BERLIN, Md. (AP) - For years before slots were approved at Ocean Downs, Ocean City business owners spoke out against the establishment of a casino so close to their resort town.
They claimed a casino would take money away from the huge tourism industry at the beach and hurt the small businesses lining Coastal Highway.
Instead, a steady stream of revenue runs from the casino to Ocean City -- along with Berlin, Ocean Pines and Worcester County -- each month.
Between December 2011 and March 2014, Ocean City received $1.5 million in revenue from the slot machines at Ocean Downs.
"The revenue has certainly been helpful," Ocean City Mayor Rick Meehan said. "It's probably offset any revenue loss that might have occurred."
He said resort business owners and community members were initially worried the construction of a casino minutes outside Ocean City would have a negative financial impact on the resort town.
"The town was in opposition of the casino coming to this area," he said. "We didn't think it was the right place for it. We had a formula for success and didn't think we needed that."
In spite of resort officials' concerns, the casino does not appear to have had any effect at all on Ocean City, aside from the influx of funding.
"It's had very little impact on Ocean City," Meehan said, explaining he'd been worried about visitors' discretionary spending. "We were concerned it'd have an effect, but if it has it's been minimal."
As agreed when slots were approved in Maryland, casino revenues are broken down into a number of categories. The Maryland Education Trust Fund gets nearly half the profits, with the remainder going to casino operations (33 percent), local impact grants (5.5 percent), racetrack renewal (2.5 percent), the Maryland Lottery (1.75 percent) and minority businesses (1.5 percent).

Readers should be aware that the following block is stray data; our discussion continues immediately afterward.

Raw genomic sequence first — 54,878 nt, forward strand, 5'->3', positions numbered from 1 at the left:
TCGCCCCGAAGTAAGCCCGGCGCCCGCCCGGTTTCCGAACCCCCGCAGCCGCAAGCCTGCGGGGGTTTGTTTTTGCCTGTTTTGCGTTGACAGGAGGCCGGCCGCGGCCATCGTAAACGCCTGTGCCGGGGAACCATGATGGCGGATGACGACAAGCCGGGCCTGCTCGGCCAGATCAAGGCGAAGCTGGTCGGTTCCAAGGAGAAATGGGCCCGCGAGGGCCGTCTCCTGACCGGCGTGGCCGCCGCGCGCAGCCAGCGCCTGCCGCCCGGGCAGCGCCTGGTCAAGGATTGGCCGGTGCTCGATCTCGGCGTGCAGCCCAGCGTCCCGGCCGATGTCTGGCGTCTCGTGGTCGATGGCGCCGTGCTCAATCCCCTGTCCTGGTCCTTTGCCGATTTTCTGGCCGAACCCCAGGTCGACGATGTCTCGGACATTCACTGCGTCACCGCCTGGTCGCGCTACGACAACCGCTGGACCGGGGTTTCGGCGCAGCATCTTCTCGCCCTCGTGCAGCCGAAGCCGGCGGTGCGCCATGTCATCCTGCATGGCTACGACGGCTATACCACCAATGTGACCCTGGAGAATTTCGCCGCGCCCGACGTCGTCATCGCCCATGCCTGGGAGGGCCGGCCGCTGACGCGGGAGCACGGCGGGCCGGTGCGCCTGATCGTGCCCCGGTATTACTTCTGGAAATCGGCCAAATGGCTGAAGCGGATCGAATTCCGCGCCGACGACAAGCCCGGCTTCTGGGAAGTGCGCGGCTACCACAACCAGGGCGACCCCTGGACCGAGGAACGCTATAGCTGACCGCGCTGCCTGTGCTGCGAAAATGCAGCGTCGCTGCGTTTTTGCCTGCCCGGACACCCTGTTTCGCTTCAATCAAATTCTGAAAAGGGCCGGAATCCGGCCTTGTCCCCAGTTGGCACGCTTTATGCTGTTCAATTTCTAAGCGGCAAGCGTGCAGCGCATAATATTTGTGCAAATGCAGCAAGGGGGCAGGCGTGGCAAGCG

In Worcester County, the 5.5 percent for local impact grants was further broken down -- Worcester County was to receive 60 percent of it, Ocean City 20 percent, Berlin 10 percent and Ocean Pines 10 percent.
Berlin Mayor Gee Williams said most residents in his town favored the idea of slots from the start. The mayor said he and council members were consistently supportive of the development of a casino at Ocean Downs, and recalls a public hearing where nearly all attendees wanted to see slots approved.
"The room was packed with people who thought it was a positive thing," he said, "mostly because of economic reasons. It's very difficult to create a year-round generator of jobs and employment."
Williams said at the time, he knew of plenty of residents that, every Sunday after church, got together with their friends into "little caravans" and headed up the road to Harrington's casino.
So why not let them spend their money in Worcester County?
According to the Maryland Lottery and Gaming Control Agency, the Casino at Ocean Downs has generated $161 million in revenue since it opened in January 2011. Close to $9 million of that has gone to local impact grants.
Casino officials could not be reached for comment.
That revenue has been used for a number of public projects. In Ocean City, funding from the casino has supplemented the town's street paving budget, which has suffered since highway user fees from the state were cut.
To keep its streets passable, Ocean City has used its $1.5 million in casino revenue to address paving. While that funding still amounts to less than what the town once received in highway user fees, it has helped, according to Meehan.
"It's less than we got, but it helps offset that loss of revenue," said Meehan, adding the town spent $2 million on its roads last year.
Ocean Pines, with more than 70 miles of roads, is also using casino revenue to address street paving. State highway user fee revenue that amounted to nearly $500,000 in 2008 has dropped to $31,000, according to Art Carmine, controller for the Ocean Pines Association.